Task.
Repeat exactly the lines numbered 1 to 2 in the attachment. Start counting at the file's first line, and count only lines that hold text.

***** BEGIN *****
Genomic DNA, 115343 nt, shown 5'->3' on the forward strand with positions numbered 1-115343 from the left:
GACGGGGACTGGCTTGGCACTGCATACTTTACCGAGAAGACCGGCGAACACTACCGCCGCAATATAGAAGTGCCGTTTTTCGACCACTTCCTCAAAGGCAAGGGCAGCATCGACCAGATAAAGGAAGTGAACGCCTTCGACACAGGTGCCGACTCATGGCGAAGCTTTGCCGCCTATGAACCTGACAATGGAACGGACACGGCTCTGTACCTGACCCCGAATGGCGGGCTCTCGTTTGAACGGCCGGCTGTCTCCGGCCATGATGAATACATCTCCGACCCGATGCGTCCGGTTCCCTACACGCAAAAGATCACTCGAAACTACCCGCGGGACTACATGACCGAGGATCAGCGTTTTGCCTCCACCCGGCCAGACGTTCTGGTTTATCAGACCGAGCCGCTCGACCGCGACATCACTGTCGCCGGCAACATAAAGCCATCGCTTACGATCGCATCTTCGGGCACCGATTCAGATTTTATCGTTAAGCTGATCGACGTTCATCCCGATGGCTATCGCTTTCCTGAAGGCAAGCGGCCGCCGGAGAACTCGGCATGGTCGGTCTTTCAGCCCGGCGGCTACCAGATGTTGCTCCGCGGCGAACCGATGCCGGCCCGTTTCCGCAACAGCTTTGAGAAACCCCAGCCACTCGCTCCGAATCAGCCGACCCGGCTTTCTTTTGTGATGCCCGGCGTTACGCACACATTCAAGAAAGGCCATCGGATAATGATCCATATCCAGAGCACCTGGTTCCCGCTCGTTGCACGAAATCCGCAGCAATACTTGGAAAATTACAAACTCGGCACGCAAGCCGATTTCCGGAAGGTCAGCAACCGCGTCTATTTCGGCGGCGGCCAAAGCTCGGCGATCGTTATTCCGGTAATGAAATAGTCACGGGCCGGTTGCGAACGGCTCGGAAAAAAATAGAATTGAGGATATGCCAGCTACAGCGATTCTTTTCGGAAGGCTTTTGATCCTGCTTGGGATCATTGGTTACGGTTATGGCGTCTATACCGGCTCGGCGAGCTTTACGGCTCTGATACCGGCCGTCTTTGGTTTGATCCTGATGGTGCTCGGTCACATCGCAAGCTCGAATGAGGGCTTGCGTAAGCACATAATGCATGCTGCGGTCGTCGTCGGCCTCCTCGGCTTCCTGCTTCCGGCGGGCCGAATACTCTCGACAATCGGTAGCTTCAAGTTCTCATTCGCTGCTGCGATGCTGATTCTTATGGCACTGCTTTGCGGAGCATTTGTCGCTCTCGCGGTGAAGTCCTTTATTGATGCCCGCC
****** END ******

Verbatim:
Genomic DNA, 115343 nt, shown 5'->3' on the forward strand with positions numbered 1-115343 from the left:
GACGGGGACTGGCTTGGCACTGCATACTTTACCGAGAAGACCGGCGAACACTACCGCCGCAATATAGAAGTGCCGTTTTTCGACCACTTCCTCAAAGGCAAGGGCAGCATCGACCAGATAAAGGAAGTGAACGCCTTCGACACAGGTGCCGACTCATGGCGAAGCTTTGCCGCCTATGAACCTGACAATGGAACGGACACGGCTCTGTACCTGACCCCGAATGGCGGGCTCTCGTTTGAACGGCCGGCTGTCTCCGGCCATGATGAATACATCTCCGACCCGATGCGTCCGGTTCCCTACACGCAAAAGATCACTCGAAACTACCCGCGGGACTACATGACCGAGGATCAGCGTTTTGCCTCCACCCGGCCAGACGTTCTGGTTTATCAGACCGAGCCGCTCGACCGCGACATCACTGTCGCCGGCAACATAAAGCCATCGCTTACGATCGCATCTTCGGGCACCGATTCAGATTTTATCGTTAAGCTGATCGACGTTCATCCCGATGGCTATCGCTTTCCTGAAGGCAAGCGGCCGCCGGAGAACTCGGCATGGTCGGTCTTTCAGCCCGGCGGCTACCAGATGTTGCTCCGCGGCGAACCGATGCCGGCCCGTTTCCGCAACAGCTTTGAGAAACCCCAGCCACTCGCTCCGAATCAGCCGACCCGGCTTTCTTTTGTGATGCCCGGCGTTACGCACACATTCAAGAAAGGCCATCGGATAATGATCCATATCCAGAGCACCTGGTTCCCGCTCGTTGCACGAAATCCGCAGCAATACTTGGAAAATTACAAACTCGGCACGCAAGCCGATTTCCGGAAGGTCAGCAACCGCGTCTATTTCGGCGGCGGCCAAAGCTCGGCGATCGTTATTCCGGTAATGAAATAGTCACGGGCCGGTTGCGAACGGCTCGGAAAAAAATAGAATTGAGGATATGCCAGCTACAGCGATTCTTTTCGGAAGGCTTTTGATCCTGCTTGGGATCATTGGTTACGGTTATGGCGTCTATACCGGCTCGGCGAGCTTTACGGCTCTGATACCGGCCGTCTTTGGTTTGATCCTGATGGTGCTCGGTCACATCGCAAGCTCGAATGAGGGCTTGCGTAAGCACATAATGCATGCTGCGGTCGTCGTCGGCCTCCTCGGCTTCCTGCTTCCGGCGGGCCGAATACTCTCGACAATCGGTAGCTTCAAGTTCTCATTCGCTGCTGCGATGCTGATTCTTATGGCACTGCTTTGCGGAGCATTTGTCGCTCTCGCGGTGAAGTCCTTTATTGATGCCCGCC